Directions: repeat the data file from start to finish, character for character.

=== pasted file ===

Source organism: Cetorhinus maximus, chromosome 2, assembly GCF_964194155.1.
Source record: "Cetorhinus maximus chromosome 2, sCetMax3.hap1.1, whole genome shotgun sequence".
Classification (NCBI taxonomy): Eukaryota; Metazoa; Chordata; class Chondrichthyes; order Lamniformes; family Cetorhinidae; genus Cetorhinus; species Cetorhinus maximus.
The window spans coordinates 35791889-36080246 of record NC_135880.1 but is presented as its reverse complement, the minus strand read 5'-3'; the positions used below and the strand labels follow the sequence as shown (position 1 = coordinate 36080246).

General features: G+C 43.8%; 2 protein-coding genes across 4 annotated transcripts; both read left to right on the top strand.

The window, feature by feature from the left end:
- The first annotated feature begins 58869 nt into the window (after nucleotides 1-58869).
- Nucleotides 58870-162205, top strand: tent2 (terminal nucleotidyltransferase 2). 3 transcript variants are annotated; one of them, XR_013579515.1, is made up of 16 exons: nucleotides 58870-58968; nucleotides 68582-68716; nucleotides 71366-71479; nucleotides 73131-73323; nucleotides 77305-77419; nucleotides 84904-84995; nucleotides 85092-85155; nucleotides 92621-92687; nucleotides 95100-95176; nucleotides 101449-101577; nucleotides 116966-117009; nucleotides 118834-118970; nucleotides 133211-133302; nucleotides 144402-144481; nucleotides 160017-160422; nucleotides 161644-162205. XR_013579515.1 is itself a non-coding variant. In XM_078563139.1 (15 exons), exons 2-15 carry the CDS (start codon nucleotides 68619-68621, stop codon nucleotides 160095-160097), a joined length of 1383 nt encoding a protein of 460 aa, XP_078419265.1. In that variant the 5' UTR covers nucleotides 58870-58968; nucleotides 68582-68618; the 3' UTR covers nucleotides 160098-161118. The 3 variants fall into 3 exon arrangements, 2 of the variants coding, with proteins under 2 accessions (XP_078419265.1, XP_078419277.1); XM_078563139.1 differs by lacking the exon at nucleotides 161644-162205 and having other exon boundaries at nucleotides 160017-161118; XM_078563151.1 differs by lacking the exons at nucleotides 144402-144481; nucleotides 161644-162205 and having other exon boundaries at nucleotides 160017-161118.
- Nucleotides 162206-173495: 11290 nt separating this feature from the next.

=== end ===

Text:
Source organism: Cetorhinus maximus, chromosome 2, assembly GCF_964194155.1.
Source record: "Cetorhinus maximus chromosome 2, sCetMax3.hap1.1, whole genome shotgun sequence".
Classification (NCBI taxonomy): Eukaryota; Metazoa; Chordata; class Chondrichthyes; order Lamniformes; family Cetorhinidae; genus Cetorhinus; species Cetorhinus maximus.
The window spans coordinates 35791889-36080246 of record NC_135880.1 but is presented as its reverse complement, the minus strand read 5'-3'; the positions used below and the strand labels follow the sequence as shown (position 1 = coordinate 36080246).

General features: G+C 43.8%; 2 protein-coding genes across 4 annotated transcripts; both read left to right on the top strand.

The window, feature by feature from the left end:
- The first annotated feature begins 58869 nt into the window (after nucleotides 1-58869).
- Nucleotides 58870-162205, top strand: tent2 (terminal nucleotidyltransferase 2). 3 transcript variants are annotated; one of them, XR_013579515.1, is made up of 16 exons: nucleotides 58870-58968; nucleotides 68582-68716; nucleotides 71366-71479; nucleotides 73131-73323; nucleotides 77305-77419; nucleotides 84904-84995; nucleotides 85092-85155; nucleotides 92621-92687; nucleotides 95100-95176; nucleotides 101449-101577; nucleotides 116966-117009; nucleotides 118834-118970; nucleotides 133211-133302; nucleotides 144402-144481; nucleotides 160017-160422; nucleotides 161644-162205. XR_013579515.1 is itself a non-coding variant. In XM_078563139.1 (15 exons), exons 2-15 carry the CDS (start codon nucleotides 68619-68621, stop codon nucleotides 160095-160097), a joined length of 1383 nt encoding a protein of 460 aa, XP_078419265.1. In that variant the 5' UTR covers nucleotides 58870-58968; nucleotides 68582-68618; the 3' UTR covers nucleotides 160098-161118. The 3 variants fall into 3 exon arrangements, 2 of the variants coding, with proteins under 2 accessions (XP_078419265.1, XP_078419277.1); XM_078563139.1 differs by lacking the exon at nucleotides 161644-162205 and having other exon boundaries at nucleotides 160017-161118; XM_078563151.1 differs by lacking the exons at nucleotides 144402-144481; nucleotides 161644-162205 and having other exon boundaries at nucleotides 160017-161118.
- Nucleotides 162206-173495: 11290 nt separating this feature from the next.